March 24, 2015, by Faye Greenwood
Kicking the habit
A new blog by Faye Greenwood.
The call for standardised tobacco packaging was first initiated 3 years ago and it seems this campaign could soon come to fruition within a couple of weeks. Figures released by Cancer Research UK on 27th February 2015 indicate that based on current smoking rates, 2.7 million of today’s 12 million under 16 year-olds will become smokers as young adults, potentially leading to approximately 500,000 children dying from smoking when they are adults unless new approaches to reduce smoking rates are undertaken. This shocking and emotive statistic has once again catalysed the argument for plain, standardised packaging without branding, colouring etc. which could entice young people to buy tobacco products. Australia implemented this initiative of uniform packaging on the 1st of December 2012 with resulting statistics showing that this packaging reduces the appeal of tobacco to children with fewer young people taking up the habit and a reduction in smoking prevalence.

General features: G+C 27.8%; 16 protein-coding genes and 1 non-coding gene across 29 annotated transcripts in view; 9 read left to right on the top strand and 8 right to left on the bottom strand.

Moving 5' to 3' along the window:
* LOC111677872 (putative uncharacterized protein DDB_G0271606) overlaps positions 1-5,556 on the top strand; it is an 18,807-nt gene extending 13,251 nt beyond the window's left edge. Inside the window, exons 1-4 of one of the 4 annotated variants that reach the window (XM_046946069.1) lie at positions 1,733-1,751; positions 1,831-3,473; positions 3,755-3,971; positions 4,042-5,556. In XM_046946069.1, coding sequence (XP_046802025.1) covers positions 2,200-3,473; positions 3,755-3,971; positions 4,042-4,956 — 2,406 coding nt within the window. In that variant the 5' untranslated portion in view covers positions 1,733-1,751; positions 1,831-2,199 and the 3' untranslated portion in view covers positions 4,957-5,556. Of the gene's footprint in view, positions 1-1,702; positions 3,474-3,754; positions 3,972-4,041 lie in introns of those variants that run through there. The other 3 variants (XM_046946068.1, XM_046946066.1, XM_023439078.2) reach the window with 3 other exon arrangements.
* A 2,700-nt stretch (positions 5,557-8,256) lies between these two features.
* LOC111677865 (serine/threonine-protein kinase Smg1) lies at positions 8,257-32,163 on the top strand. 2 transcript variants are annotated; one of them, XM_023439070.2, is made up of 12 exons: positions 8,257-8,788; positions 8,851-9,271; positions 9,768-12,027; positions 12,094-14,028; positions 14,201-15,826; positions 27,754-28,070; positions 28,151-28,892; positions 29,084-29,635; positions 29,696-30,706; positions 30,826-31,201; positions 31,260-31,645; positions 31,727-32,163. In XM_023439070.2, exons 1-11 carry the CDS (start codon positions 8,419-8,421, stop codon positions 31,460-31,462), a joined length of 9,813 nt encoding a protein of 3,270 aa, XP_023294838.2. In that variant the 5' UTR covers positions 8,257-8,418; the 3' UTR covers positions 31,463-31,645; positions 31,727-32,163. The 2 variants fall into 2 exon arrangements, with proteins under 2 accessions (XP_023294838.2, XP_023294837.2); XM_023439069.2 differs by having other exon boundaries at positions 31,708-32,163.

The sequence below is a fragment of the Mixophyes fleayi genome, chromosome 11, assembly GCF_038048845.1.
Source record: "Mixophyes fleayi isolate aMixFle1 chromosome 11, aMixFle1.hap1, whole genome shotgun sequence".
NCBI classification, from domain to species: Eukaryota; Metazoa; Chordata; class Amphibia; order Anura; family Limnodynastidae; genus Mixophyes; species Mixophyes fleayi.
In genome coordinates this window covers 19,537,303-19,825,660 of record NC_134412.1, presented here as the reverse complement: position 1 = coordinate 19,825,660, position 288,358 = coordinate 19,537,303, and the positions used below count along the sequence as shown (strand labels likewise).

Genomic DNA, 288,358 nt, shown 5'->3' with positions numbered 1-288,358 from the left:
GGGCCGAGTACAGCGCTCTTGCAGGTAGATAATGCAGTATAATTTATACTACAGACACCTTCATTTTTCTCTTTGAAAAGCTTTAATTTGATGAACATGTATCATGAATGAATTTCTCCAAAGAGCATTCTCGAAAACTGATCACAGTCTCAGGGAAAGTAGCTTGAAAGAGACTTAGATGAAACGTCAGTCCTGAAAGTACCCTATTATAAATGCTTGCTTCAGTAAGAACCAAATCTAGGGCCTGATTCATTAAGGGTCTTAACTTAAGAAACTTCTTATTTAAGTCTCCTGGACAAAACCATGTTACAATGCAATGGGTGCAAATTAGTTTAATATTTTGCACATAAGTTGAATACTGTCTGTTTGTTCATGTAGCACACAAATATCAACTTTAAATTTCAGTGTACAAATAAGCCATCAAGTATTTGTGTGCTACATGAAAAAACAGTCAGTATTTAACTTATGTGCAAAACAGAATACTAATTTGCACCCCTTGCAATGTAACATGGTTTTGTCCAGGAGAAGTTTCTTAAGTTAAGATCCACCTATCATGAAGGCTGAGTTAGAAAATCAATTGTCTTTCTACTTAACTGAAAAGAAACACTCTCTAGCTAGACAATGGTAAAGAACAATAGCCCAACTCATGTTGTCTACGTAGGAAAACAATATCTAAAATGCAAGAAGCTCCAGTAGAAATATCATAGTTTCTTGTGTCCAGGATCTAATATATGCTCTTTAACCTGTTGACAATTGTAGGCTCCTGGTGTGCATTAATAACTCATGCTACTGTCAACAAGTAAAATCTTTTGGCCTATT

Current legislation on tobacco products include: EU Tobacco Product Directive 2001, Tobacco Advertising and Promotion Act 2003 which prohibits any form of tobacco advertising and promotion, the inhibition of sponsorship of sport by tobacco companies in July 2005 and the Health Act 2009 in which display of tobacco products at the point of sale was prohibited with regulations initiated in April 2012 for large shops e.g. supermarkets and compliance necessary in all remaining shops by April 2015.
It was announced in January by the Public Health Minister Jane Ellison that the Government would vote on standardized tobacco packaging before the general election in May with new packs introduced across the UK in 2016 if the bid is passed. These iniative coupled with existing laws will hope to reduce children’s exposure to tobacco and deter taking up the habit.
Faye Greenwood is a third year MPharm student in the School of Pharmacy.
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